So, thank you for your attention, and I’m done, except that it seems that I have a reputation for demagogy to live up to when I come to a place like this. I read the local paper, the Campus Observer in this case, and I was sorry to see that Jeannette and I are not considered up to the standards of Father Richard McBryan, whose exacting standards I dare say at far reach. And I was also sorry to see myself and others represented in other papers and, in particular, by a distinguished cleric in St. Peter’s on Good Friday who made a speech, through which is occurring as the Pope sat in silence, Father Canton and Messer, saying that people like myself are part of a program of persecution comparable only to that of the Jews. With the church in mind, this is the first time they’ve ever been accused of being part of a program or a persecution, but as long as it’s going on, I’ll also add that it’s the only program I’ve ever heard of that’s led by small, deaf and dumb children whose cries for justice have been ignored. And, well, that is the definition of the program, I’ll continue to support it because I think it demonstrates very clearly the moral superiority of the secular concept of justice and law over canon law and religious law with its sickly emphasis on self-exculpation in the guise of forgiveness and redemption.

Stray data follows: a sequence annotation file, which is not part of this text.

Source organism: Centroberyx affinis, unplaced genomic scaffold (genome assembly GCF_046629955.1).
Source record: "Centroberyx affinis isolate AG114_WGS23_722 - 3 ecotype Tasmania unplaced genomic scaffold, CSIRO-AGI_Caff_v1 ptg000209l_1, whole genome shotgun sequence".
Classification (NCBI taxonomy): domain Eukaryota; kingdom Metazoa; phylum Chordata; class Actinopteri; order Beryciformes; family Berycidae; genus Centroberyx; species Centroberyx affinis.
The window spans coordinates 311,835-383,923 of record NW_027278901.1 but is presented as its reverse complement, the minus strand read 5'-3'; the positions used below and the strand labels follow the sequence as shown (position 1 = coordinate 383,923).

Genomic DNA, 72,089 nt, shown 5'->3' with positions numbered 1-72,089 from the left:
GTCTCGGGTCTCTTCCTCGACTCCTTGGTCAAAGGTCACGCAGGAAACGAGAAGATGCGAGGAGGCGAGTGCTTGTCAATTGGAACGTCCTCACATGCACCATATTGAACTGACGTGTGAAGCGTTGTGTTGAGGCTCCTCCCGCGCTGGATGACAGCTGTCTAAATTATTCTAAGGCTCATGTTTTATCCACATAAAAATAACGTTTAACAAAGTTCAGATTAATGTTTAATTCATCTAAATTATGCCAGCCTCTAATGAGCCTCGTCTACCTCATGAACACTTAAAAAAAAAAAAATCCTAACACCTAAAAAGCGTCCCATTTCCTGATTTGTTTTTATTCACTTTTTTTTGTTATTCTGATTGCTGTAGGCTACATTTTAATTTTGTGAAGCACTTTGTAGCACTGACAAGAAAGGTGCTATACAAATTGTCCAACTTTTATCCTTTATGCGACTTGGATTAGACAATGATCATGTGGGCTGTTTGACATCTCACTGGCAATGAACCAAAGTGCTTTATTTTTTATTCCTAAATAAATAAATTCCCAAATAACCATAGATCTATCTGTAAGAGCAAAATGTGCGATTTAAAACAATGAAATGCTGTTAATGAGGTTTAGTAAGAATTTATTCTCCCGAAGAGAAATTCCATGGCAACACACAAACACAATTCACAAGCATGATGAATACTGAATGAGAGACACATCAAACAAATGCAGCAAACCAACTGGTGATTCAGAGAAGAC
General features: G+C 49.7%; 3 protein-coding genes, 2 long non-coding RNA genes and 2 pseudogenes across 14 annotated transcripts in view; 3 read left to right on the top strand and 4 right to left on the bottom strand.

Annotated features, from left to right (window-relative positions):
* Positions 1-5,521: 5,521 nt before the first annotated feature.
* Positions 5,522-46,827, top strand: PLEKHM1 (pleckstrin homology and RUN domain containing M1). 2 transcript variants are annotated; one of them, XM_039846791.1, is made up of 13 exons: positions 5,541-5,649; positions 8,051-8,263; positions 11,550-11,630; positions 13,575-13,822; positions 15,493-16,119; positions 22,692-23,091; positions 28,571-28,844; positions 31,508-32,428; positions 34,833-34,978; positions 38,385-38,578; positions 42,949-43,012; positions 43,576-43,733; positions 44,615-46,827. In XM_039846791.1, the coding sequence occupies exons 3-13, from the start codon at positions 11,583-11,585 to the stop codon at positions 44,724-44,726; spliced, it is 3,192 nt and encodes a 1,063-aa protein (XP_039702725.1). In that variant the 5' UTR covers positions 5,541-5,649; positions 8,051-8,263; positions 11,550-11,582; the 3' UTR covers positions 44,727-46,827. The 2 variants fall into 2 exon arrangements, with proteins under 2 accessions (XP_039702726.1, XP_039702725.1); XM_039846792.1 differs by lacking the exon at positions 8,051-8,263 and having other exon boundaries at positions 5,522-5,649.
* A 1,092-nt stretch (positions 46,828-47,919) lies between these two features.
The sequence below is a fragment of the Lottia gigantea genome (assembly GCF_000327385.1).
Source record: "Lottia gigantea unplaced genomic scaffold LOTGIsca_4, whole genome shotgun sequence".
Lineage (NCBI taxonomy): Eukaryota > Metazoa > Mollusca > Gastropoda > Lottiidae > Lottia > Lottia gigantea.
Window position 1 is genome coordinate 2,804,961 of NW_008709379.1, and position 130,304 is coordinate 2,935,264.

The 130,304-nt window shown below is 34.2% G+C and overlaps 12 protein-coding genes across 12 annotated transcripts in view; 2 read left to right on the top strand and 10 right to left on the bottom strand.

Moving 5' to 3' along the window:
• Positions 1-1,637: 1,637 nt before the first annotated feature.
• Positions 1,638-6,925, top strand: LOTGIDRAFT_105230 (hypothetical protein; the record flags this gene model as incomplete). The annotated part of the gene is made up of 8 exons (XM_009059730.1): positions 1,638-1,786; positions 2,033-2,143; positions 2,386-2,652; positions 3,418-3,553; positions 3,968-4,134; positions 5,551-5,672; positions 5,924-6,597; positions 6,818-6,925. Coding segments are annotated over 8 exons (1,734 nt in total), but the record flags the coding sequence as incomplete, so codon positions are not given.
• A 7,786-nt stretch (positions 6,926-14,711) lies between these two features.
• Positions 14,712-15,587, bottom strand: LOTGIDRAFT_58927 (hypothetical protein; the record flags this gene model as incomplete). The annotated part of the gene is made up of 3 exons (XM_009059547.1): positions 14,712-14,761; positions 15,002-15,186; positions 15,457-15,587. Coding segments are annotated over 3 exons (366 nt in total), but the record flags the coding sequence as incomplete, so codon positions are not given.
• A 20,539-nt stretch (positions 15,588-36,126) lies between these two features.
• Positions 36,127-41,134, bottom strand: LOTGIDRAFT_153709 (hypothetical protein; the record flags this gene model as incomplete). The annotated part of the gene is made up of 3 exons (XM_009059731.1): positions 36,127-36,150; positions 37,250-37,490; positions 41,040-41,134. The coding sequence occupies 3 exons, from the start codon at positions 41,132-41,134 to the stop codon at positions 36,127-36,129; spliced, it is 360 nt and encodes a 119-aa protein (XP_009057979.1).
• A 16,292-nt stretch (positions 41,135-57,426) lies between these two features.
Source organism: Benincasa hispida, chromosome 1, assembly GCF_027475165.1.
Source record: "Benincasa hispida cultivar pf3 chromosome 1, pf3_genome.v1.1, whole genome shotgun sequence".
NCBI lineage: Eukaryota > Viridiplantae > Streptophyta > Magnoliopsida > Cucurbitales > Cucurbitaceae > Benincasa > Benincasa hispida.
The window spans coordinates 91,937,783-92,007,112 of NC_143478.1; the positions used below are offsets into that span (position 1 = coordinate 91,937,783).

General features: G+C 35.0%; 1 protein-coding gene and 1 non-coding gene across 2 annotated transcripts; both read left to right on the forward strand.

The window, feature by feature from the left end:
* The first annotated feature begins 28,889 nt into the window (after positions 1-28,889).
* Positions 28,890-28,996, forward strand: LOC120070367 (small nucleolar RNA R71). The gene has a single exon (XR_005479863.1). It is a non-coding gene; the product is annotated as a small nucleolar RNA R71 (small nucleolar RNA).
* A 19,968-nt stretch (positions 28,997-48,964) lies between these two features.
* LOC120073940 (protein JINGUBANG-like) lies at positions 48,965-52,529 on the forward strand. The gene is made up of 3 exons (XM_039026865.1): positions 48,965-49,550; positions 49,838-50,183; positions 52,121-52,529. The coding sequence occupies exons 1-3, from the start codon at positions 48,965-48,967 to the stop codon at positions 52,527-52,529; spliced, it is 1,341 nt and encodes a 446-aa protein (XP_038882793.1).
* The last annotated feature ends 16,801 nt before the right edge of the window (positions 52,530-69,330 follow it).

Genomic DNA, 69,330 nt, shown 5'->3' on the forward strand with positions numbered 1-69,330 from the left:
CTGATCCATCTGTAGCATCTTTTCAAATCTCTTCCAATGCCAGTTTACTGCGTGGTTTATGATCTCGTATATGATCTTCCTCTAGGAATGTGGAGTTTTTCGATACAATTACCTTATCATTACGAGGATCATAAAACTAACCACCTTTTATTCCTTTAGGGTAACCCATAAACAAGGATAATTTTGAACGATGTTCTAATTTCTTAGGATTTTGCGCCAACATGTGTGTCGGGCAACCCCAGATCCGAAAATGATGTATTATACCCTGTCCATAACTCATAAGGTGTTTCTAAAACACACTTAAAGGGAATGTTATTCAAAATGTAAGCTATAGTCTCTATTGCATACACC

That’s not the only reason why religion is a problem. It’s a problem principally because it is man-made, because, to an extent, it is true as the church used to preach,